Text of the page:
Five day strike called by hospital staff

21 June 2018, 13:21 | Updated: 21 June 2018, 13:23

unison picket

Health workers are gearing up for industrial action in protest at increasing numbers of contracts being outsourced to private companies.

Unison said a growing number of NHS Trusts were setting up subsidiary companies and transferring cleaning, maintenance and back office jobs.

Trusts were moving across the lowest paid workers but could start switching medical staff to the so-called subcos, the union warned.

Staff being transferred have most of their terms and conditions protected but new starters are employed on different contracts and are not enrolled in the NHS pension scheme, officials said.

Strike action will be taken at the Wrightington, Wigan and Leigh NHS Foundation Trust later this month by members of Unison and Unite, which represents electricians, plumbers and fitters at Wrightington Hospital, Wigan's Royal Albert Edward Infirmary and Leigh Infirmary.

The Trust is proposing that the workers' jobs will be outsourced to a subsidiary company WWL Solutions Ltd.

Disputes are also brewing in other parts of England, including Yorkshire.

A Unison official said: "Tens of thousands of NHS jobs on decent terms and conditions are at risk from this spate of companies being set up across England.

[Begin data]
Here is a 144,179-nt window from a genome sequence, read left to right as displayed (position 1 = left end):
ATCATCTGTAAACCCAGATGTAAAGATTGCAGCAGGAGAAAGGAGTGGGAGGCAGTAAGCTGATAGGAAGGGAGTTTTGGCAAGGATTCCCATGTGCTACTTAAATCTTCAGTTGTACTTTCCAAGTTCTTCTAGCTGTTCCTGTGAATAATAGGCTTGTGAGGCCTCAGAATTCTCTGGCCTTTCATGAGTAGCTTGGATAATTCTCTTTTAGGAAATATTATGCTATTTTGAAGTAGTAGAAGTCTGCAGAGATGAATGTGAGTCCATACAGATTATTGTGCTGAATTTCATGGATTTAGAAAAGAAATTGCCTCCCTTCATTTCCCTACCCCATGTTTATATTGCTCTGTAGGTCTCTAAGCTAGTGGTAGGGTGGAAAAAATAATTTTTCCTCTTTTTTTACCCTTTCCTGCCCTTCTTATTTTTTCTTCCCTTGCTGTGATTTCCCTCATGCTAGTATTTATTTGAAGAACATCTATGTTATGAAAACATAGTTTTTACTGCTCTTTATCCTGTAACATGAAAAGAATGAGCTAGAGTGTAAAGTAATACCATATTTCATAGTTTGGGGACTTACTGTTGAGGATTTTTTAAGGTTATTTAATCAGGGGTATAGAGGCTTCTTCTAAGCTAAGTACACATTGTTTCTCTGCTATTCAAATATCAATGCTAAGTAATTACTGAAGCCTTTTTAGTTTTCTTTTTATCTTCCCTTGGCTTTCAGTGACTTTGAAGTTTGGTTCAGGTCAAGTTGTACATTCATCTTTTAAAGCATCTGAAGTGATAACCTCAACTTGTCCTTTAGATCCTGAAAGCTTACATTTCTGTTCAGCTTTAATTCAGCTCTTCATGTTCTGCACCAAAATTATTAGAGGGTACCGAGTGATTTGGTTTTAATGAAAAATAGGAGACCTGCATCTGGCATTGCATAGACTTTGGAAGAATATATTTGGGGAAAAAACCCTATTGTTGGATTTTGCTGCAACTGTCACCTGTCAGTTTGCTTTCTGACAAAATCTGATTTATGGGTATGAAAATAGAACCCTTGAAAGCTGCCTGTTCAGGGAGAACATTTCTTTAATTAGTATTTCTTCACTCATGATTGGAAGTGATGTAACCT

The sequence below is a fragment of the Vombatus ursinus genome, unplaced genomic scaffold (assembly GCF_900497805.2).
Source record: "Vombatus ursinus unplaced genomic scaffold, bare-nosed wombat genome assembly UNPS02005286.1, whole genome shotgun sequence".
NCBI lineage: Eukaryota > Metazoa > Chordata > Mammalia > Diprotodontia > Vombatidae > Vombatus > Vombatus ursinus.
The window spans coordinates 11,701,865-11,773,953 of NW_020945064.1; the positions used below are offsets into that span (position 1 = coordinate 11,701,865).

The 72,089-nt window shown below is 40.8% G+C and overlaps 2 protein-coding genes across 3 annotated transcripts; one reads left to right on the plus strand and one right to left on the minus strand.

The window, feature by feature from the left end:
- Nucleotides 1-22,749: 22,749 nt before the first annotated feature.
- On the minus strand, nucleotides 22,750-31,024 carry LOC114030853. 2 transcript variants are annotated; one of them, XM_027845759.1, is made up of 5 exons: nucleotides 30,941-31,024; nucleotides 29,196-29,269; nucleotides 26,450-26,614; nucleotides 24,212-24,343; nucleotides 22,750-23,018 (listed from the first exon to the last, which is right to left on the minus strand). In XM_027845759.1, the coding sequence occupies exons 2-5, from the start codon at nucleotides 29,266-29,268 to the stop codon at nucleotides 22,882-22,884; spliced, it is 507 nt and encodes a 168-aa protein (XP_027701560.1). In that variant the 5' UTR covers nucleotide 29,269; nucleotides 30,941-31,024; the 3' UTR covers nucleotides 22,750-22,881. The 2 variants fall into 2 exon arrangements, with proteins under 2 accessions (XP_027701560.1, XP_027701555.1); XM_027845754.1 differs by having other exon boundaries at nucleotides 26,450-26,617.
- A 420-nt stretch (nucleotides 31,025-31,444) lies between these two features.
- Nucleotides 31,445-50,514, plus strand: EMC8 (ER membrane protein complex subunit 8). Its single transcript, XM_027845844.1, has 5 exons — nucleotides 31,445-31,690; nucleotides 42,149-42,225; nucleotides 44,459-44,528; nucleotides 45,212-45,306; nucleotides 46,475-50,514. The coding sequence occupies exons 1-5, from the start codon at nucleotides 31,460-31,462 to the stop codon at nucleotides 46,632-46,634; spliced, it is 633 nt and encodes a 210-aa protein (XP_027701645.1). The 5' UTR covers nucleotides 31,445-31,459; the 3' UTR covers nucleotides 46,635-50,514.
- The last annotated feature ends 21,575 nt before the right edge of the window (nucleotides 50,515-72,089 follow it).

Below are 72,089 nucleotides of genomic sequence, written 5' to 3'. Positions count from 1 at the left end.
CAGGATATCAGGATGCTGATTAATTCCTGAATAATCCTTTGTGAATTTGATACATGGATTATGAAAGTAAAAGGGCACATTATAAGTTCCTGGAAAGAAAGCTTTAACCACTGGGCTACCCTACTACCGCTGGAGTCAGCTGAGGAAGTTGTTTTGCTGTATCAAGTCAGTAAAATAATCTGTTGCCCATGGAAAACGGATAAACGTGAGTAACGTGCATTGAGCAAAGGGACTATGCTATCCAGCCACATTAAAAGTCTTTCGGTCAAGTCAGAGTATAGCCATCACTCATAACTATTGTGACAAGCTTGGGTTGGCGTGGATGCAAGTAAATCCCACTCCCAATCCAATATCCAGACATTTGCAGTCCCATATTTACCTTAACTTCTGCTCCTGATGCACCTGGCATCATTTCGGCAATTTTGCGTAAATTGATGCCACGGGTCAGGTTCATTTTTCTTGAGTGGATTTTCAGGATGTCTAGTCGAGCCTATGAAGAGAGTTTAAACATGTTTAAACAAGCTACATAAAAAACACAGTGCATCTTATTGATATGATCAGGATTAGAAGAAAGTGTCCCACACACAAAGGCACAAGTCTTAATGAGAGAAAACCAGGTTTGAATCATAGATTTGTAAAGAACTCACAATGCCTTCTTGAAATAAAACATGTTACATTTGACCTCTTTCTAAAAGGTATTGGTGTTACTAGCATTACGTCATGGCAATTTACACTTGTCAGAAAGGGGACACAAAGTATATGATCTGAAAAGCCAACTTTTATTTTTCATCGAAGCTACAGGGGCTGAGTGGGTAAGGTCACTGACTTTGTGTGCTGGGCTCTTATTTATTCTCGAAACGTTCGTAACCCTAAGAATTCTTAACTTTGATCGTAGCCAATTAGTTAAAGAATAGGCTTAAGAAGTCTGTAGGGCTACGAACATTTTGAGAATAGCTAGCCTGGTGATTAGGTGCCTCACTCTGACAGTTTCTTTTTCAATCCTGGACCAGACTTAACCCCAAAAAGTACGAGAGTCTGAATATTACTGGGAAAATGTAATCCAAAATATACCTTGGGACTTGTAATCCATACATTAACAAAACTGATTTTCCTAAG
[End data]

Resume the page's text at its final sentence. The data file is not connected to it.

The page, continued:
"People are proud to work for the NHS, they don't want to be transferred to a private company."

Unison officials suspect the increase in outsourcing is being driven by the Government and warn of the potential for a two tier workforce being set up.

Unison head of health Sara Gorton said: "The amount of public money being frittered away on transferring NHS staff to private companies is a disgrace, especially at a time when there's such a huge squeeze on resources.

"These wholly owned subsidiaries are creating a two tier workforce where new staff are likely to be far worse off in terms of their pay and pensions.

"There is also no evidence that these new companies improve efficiency or productivity.

"Porters, cleaners and other staff chose to be part of the NHS team, not to be contracted out and treated like second-class employees."